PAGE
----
At first glance, Casio's Exilim EX-V7 looks like a typical, humdrum compact camera. It borrows the sliding lens cover design made popular by Sony's T-series cameras, has a 7.2 megapixel CCD sensor and a 2.5-inch LCD, and though heavier than most cameras its size, you should feel comfortable carrying it in a pocket. On closer inspection, you'll notice that the lens covers a 7x optical zoom range, covering the equivalent of 38mm to 266mm. Also, Casio includes sensor shift (aka mechanical) image stabilization to help minimize blurry pictures with that long lens.
While the body design seems slick at first, it does have certain issues. Foremost for us was the camera's control system. Almost entirely menu driven, we found it annoying compared to the systems used by most other manufacturers, which provide quick access to essential functions, such as ISO, white balance, and macro mode. It's easy to switch between shooting modes using the mode dial, but changing ISO, even in the best case scenario, takes at least nine button pushes. For comparison, on the Canon PowerShot A570 IS, the same maneuver took three button presses. Also, Casio puts macro mode in the menu under Focus. While this is technically correct, it would've been better to include direct access via a button, as most other manufacturers do. Image stabilization also deserves its own button. Since image stabilization typically changes the way the camera's exposure system chooses shutter speeds, it's best with any camera to turn it off if you are in a situation that doesn't demand it, so a dedicated button really makes sense for this feature as well.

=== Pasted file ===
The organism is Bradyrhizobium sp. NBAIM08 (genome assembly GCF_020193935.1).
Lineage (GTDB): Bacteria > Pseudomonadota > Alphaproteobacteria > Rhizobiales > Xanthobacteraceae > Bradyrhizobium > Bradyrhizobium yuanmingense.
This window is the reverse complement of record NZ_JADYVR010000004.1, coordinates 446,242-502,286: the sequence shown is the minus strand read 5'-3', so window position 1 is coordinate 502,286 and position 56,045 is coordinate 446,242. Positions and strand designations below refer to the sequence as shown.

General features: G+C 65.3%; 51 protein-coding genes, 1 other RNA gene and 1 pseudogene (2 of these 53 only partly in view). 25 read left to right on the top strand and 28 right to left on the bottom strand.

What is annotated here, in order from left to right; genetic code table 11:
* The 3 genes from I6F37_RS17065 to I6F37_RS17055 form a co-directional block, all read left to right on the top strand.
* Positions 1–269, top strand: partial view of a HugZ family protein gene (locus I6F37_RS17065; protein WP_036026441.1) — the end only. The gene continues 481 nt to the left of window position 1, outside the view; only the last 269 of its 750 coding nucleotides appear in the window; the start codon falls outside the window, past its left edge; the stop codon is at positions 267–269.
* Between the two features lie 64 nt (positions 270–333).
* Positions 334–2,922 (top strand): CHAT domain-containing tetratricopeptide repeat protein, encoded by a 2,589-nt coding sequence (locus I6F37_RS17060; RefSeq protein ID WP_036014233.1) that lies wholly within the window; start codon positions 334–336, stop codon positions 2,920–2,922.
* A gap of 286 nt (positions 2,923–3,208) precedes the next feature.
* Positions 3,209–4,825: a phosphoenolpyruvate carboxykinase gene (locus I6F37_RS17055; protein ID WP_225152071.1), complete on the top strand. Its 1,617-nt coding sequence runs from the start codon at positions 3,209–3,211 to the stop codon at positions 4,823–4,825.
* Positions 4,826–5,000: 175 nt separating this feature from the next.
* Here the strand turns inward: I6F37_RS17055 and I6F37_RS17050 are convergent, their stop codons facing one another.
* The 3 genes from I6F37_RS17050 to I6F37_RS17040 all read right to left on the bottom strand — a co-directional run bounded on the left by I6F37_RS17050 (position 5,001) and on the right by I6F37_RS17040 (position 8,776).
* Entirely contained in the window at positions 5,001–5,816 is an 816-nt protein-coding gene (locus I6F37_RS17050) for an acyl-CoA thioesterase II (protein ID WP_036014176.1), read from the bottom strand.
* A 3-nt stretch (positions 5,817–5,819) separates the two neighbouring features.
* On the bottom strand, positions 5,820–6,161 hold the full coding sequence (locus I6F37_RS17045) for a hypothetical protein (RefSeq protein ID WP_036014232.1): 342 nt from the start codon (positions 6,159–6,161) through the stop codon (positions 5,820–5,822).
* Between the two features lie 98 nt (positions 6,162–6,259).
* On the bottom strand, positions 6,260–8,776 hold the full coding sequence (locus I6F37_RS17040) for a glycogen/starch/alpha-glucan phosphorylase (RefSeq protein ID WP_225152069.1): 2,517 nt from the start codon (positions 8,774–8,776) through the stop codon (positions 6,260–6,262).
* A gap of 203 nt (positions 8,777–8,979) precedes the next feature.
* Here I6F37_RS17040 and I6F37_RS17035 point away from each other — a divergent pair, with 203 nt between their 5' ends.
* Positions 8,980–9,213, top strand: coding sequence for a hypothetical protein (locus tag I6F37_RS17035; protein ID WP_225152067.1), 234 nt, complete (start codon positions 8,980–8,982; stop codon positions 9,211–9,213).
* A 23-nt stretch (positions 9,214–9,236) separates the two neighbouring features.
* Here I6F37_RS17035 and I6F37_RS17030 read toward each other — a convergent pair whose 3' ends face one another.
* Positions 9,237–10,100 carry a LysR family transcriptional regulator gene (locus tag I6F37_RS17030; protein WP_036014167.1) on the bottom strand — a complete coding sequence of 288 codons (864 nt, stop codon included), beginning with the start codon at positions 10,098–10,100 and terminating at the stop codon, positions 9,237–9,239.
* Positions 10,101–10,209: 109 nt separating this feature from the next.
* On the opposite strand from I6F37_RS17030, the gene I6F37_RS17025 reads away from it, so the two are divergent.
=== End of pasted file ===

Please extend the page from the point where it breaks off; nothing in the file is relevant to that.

As usual, Casio includes a vast number of scene modes. We don't know why they refer to them as "best shot" modes instead of scene modes, but this model has 33 of them, including specific modes for shooting text, whiteboards, and business cards, as well as one mode made specifically for eBay. We were glad to see that the V7 includes aperture- and shutter-priority exposure modes, along with full manual, should you wish to choose your own exposure. The live histogram in capture mode makes manual exposures a bit easier to calculate, and the static version in playback mode makes double-checking your work less confusing.
The Exilim EX-V7 showed decent speed in our lab tests. It took 1.47 seconds to start up and capture its first JPEG. Subsequent JPEGs took 1.63 seconds between shots with the flash turned off and 1.76 seconds with the flash enabled. Shutter lag measured 0.5 second in our high-contrast test, which is meant to mimic bright shooting conditions and 1.2 seconds in our low-contrast tests, which mimics dim shooting conditions. Continuous shooting yielded about 1.4 frames per second (fps) when capturing 7.2-megapixel JPEGs and about 1.7fps with the pixel count reduced to VGA.